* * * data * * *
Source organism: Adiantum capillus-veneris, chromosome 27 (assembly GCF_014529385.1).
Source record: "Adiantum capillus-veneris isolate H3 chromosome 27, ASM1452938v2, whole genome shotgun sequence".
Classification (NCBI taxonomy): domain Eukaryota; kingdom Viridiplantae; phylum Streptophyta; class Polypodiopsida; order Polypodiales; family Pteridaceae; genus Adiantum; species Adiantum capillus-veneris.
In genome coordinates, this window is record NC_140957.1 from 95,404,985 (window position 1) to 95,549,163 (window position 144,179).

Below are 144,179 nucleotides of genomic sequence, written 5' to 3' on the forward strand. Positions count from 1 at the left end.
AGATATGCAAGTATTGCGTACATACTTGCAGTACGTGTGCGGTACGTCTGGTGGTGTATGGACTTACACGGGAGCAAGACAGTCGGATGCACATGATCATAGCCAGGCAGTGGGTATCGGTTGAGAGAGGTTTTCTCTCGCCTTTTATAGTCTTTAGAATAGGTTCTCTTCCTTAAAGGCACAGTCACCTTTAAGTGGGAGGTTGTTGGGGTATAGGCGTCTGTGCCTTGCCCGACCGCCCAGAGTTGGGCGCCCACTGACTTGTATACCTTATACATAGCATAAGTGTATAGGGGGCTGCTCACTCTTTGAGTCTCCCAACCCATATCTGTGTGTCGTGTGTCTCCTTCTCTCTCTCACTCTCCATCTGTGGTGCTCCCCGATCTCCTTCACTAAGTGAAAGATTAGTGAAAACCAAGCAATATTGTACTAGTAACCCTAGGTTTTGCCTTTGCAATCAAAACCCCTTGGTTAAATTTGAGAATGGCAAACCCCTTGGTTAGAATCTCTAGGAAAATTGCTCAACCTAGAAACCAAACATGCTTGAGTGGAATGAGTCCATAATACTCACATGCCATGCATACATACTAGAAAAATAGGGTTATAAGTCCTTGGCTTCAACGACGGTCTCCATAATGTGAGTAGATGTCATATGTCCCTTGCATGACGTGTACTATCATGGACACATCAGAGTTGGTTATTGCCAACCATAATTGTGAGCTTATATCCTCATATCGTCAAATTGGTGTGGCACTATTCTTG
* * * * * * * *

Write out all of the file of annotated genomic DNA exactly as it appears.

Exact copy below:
Source organism: Adiantum capillus-veneris, chromosome 27 (assembly GCF_014529385.1).
Source record: "Adiantum capillus-veneris isolate H3 chromosome 27, ASM1452938v2, whole genome shotgun sequence".
Classification (NCBI taxonomy): domain Eukaryota; kingdom Viridiplantae; phylum Streptophyta; class Polypodiopsida; order Polypodiales; family Pteridaceae; genus Adiantum; species Adiantum capillus-veneris.
In genome coordinates, this window is record NC_140957.1 from 95,404,985 (window position 1) to 95,549,163 (window position 144,179).

Below are 144,179 nucleotides of genomic sequence, written 5' to 3' on the forward strand. Positions count from 1 at the left end.
AGATATGCAAGTATTGCGTACATACTTGCAGTACGTGTGCGGTACGTCTGGTGGTGTATGGACTTACACGGGAGCAAGACAGTCGGATGCACATGATCATAGCCAGGCAGTGGGTATCGGTTGAGAGAGGTTTTCTCTCGCCTTTTATAGTCTTTAGAATAGGTTCTCTTCCTTAAAGGCACAGTCACCTTTAAGTGGGAGGTTGTTGGGGTATAGGCGTCTGTGCCTTGCCCGACCGCCCAGAGTTGGGCGCCCACTGACTTGTATACCTTATACATAGCATAAGTGTATAGGGGGCTGCTCACTCTTTGAGTCTCCCAACCCATATCTGTGTGTCGTGTGTCTCCTTCTCTCTCTCACTCTCCATCTGTGGTGCTCCCCGATCTCCTTCACTAAGTGAAAGATTAGTGAAAACCAAGCAATATTGTACTAGTAACCCTAGGTTTTGCCTTTGCAATCAAAACCCCTTGGTTAAATTTGAGAATGGCAAACCCCTTGGTTAGAATCTCTAGGAAAATTGCTCAACCTAGAAACCAAACATGCTTGAGTGGAATGAGTCCATAATACTCACATGCCATGCATACATACTAGAAAAATAGGGTTATAAGTCCTTGGCTTCAACGACGGTCTCCATAATGTGAGTAGATGTCATATGTCCCTTGCATGACGTGTACTATCATGGACACATCAGAGTTGGTTATTGCCAACCATAATTGTGAGCTTATATCCTCATATCGTCAAATTGGTGTGGCACTATTCTTG